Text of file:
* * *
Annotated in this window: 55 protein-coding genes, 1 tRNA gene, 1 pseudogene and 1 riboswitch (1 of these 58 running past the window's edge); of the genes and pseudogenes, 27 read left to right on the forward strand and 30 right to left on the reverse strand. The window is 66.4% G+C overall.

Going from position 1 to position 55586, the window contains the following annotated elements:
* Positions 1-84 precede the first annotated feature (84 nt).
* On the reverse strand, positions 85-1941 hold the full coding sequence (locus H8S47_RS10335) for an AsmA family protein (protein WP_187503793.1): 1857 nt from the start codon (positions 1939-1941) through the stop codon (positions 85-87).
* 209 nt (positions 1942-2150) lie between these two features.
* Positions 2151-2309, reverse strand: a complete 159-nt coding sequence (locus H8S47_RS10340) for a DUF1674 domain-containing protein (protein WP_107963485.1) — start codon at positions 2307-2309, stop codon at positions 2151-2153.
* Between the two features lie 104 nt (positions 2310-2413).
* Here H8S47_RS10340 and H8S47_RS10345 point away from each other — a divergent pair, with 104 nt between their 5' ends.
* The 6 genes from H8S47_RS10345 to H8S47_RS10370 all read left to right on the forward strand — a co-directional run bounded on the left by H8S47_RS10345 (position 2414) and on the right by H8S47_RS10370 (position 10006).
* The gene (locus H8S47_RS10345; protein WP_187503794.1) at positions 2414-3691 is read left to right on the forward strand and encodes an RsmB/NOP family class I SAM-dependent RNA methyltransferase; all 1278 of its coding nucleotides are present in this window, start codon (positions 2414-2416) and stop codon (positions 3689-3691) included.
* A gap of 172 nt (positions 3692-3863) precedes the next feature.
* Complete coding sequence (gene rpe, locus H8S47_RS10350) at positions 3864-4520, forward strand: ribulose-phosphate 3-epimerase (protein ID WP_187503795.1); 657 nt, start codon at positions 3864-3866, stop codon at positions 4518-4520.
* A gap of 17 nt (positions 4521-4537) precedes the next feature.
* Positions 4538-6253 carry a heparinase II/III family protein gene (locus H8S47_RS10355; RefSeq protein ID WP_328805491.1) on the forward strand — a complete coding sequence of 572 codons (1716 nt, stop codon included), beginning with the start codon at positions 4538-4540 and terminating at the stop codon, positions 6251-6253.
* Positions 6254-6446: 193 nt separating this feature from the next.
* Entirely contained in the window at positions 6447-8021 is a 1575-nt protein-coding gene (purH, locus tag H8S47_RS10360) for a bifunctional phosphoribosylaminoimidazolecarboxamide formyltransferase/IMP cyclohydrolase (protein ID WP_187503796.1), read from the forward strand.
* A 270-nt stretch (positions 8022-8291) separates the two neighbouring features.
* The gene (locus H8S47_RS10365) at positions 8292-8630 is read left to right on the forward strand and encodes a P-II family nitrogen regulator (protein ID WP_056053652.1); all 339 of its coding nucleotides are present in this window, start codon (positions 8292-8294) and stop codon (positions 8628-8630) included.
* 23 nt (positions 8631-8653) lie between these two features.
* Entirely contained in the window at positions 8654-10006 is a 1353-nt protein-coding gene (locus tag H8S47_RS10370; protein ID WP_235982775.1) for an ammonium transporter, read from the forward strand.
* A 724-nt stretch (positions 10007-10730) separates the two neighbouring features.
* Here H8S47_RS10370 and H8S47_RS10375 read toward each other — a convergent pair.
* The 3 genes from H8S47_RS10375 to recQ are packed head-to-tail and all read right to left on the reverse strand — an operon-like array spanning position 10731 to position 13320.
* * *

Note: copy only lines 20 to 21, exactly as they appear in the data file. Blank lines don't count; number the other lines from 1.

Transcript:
* Entirely contained in the window at positions 8654-10006 is a 1353-nt protein-coding gene (locus tag H8S47_RS10370; protein ID WP_235982775.1) for an ammonium transporter, read from the forward strand.
* A 724-nt stretch (positions 10007-10730) separates the two neighbouring features.